Lauren Westby: I think this also ties back to, you know, not a lot of people understand aphasia. So they're coming in with a stroke, and all of a sudden it's hard to be able to communicate, but "Why? I didn't know that that was a symptom of a stroke." And so the importance of education to both the patient and family and friends is extremely important.
Host Amber Smith: Before we wrap up, let me ask you once more to go over the different types, or the main types, of aphasia and the symptoms of each one.
Lauren Westby: There are distinctly three different types of aphasia. So the first is more of a nonfluent aphasia. So with nonfluent aphasia, or Broca's aphasia, -- people with this type of aphasia, they understand what other people say better than they can speak. They typically will struggle to get their words out, speak in very short sentences and omit words. They may be more aware of these impairments and become frustrated.
Fluent aphasia, also called Wernicke's: They may speak easily and fluently. However, the sentences that they're producing often don't make sense. They often don't understand spoken language as well, and often don't realize that others can't understand them.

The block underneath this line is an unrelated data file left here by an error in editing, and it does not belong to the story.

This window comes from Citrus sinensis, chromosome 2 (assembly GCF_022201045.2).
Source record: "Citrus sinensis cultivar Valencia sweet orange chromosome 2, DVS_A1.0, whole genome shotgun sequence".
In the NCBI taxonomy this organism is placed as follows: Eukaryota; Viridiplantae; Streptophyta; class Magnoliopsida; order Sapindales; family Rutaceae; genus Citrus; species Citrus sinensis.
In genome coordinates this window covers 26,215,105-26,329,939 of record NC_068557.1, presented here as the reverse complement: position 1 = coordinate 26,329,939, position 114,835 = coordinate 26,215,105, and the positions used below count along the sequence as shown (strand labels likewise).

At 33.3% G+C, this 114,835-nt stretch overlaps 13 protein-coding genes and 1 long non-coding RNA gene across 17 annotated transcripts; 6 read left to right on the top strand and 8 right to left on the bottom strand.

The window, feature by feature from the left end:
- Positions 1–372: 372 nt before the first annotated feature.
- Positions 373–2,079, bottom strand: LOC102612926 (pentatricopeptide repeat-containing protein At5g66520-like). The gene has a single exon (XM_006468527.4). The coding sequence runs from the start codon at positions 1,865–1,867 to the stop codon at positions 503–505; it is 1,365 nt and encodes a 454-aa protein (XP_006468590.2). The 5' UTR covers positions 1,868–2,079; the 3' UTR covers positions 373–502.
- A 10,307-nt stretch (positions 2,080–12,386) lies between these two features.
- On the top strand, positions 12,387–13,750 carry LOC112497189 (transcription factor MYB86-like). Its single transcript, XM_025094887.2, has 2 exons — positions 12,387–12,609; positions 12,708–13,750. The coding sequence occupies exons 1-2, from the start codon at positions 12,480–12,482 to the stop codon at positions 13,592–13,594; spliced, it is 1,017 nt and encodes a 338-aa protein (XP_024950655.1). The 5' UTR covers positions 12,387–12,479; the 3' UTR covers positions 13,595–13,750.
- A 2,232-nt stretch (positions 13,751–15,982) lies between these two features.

And then global aphasia, all the modalities of language are affected. They may lose almost all language function, and they may speak in single words or not be able to speak at all.
Host Amber Smith: Do you see crossover where you might have a patient who has a lot of symptoms of one type and maybe some symptoms of other types as well?
Lauren Westby: Sure. I think we have these distinct categories, but I also think that sometimes you can see maybe somebody who has more of a receptive language deficit, fluent Wernicke's aphasia. They may still be progressing and especially in an acute rehab setting. And so the comprehension is improving. And then in global aphasia, same thing, they can still be progressing through. So we may see more expressive deficits, and then receptive language is improving. Or we may see that receptive language is improving and expressive language is not.
Host Amber Smith: Ms. Westby, this has been very informative, and I really appreciate you making time for this interview.
Lauren Westby: You're welcome. Thank you for having me.
Host Amber Smith: My guest has been speech-language pathologist Lauren Westby from Upstate's department of physical medicine and rehabilitation.
"The Informed Patient" is a podcast covering health, science and medicine, brought to you by Upstate Medical University in Syracuse, New York, and produced by Jim Howe. Find our archive of previous episodes at upstate.edu/informed. This is your host, Amber Smith, thanking you for listening.